Anyone can growl and stomp and head-butt stuff. These dinos have a certain je ne sais quoi that raises them above the usual teeth-and-scales fare into the truly magnificent.
They only made a brief appearance in Calvin and Hobbes, but the tyrannosaurs in F14s captivated the imagination of the internet the world over. Because what could be cooler than a dinopocalypse brought about by massive predators in fighter jets?
Jack Kirby was a man of much brilliance. Even if you've never heard his name (and if you're a comics fan, shame on you for that), you definitely know his characters. Captain America, the Hulk, Thor, Nick Fury, the Fantastic Four, Galactus, the Silver Surfer, the original X-Men, including Magneto, Professor X, Cyclops and Jean Grey, Darkseid and Etrigan the Demon are just a small few.
Among his oeuvre live Moon Boy and his BFF, the eponymous red tyrannosaurus Devil Dinosaur. And Devil Dinosaur kicks prehistoric — and not-so-prehistoric — arse. Because time travel, what else?
Plus, when you open the comic, on the first page it says, "Although the language of primitive man is still unknown, it is translated here by the author for communicative purposes." That's more brilliant than anything anyone else has ever written.
OK, so technically Fin Fang Foom isn't a dinosaur. Technically, Fin Fang Foom is an alien. But "technically" has never stopped comics, so we see no reason why it should stop us. In fact, it's thanks to comics jiggery-pokery that no one really knows precisely what Fin Fang Foom's canon origin and back story actually is. But he can fly, change shape, communicate telepathically and is very evil. You can tell by his facial fins.
Fin Fang Foom is another Kirby creation (with Stan Lee), and he hails from space (and China). Originally appearing in "Strange Tales #89" in 1961, he went on to appear as a villain in Iron Man, Hulk and Thor, kind of. (It was just the Midgard Serpent in disguise. Yay, comics!)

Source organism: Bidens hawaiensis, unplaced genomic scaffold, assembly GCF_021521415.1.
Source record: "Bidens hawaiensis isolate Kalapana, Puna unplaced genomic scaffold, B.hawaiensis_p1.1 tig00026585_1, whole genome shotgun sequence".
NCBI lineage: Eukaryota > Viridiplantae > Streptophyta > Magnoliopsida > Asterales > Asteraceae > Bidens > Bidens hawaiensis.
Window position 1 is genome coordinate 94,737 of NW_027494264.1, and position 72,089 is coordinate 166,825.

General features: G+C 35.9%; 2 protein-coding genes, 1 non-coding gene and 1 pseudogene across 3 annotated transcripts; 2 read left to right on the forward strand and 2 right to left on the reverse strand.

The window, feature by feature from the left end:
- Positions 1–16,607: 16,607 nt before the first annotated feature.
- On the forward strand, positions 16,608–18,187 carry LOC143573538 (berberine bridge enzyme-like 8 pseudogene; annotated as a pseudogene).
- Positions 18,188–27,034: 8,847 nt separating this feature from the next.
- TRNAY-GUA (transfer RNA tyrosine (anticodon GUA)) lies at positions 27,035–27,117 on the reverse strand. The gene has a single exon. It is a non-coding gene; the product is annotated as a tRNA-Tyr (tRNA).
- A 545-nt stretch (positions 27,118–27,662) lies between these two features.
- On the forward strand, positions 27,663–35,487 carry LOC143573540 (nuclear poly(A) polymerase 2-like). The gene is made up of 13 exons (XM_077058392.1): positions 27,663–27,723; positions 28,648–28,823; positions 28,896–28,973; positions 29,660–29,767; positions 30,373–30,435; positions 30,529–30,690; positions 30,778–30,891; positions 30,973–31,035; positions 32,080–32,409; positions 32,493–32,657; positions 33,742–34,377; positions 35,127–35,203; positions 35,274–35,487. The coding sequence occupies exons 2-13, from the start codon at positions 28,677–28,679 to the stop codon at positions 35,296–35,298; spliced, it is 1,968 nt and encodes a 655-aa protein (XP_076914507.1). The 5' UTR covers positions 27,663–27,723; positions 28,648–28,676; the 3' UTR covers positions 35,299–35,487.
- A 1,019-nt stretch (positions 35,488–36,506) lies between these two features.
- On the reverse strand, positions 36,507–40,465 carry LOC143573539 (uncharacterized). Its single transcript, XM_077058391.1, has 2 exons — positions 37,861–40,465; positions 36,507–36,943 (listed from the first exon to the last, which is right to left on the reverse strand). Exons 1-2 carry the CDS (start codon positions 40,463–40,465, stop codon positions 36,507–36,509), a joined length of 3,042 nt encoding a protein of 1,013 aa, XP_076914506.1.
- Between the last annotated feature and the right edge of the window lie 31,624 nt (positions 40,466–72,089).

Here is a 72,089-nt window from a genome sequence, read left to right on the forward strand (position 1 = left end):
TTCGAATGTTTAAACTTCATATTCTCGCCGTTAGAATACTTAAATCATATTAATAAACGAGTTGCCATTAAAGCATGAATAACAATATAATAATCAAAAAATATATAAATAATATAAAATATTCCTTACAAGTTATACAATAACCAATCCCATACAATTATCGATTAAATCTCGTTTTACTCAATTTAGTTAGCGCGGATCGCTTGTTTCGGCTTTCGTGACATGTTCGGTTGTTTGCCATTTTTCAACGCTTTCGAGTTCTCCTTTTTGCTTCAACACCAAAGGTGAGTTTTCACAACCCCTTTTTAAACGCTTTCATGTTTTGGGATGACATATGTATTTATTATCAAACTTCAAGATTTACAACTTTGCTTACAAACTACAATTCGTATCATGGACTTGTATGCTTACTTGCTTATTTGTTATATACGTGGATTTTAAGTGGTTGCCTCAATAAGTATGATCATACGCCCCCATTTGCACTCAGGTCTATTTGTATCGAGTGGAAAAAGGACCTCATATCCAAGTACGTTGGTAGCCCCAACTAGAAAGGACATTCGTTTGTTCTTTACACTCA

And then there was Nextwave. If you've never read Warren Ellis' Nextwave, you need to fix that, right now. It had us cackling like crazed loons — the above panel being one notable example. (Devil Dinosaur also puts in a brilliant appearance.)
We need to state for the record that we haven't read issue #323 of DC's Adventure Comics, appearing in 1964 and featuring the Legion of Superheroes in "The Eight Impossible Missions". But it has a dino-throwing contest, where the dinos in question have "deadly evolutionary buzz-saw blades" attached to their heads. Thank goodness those look more like herbivores. Can you imagine a utahraptor with buzz-saw blades? Brrr.
How is this not excellent? Tyrannosaurus Reich appeared in Major Bummer, which ran for just 15 issues from 1997 to 1998, written by John Arcudi and drawn by Dou Mahnke. The antagonist from issue #5, Tyrannosaurus Reich was from an alternate dimension populated by Nazi dinosaurs. He only speaks German. And he doesn't like pussycats. He's the most villainous villain in villain town.
We'd like to say that comics were weird in the '90s, but that would be a half truth; comics have always been weird. Nonetheless, we're not sure it gets much weirder than Charles Barkley going head to head with Godzilla at the instigation of a teen Barkley fan in Dark Horse's Godzilla vs. Barkley from 1993. Naturally, the only way this competition can be fair is if they battle on the basketball court ... and even then, Barkley has to cheat. But it's OK; Godzilla gets some words of encouragement at the end of the match (because of course Barkley wins) and a new pair of Nike shoes. Wait, actually. What?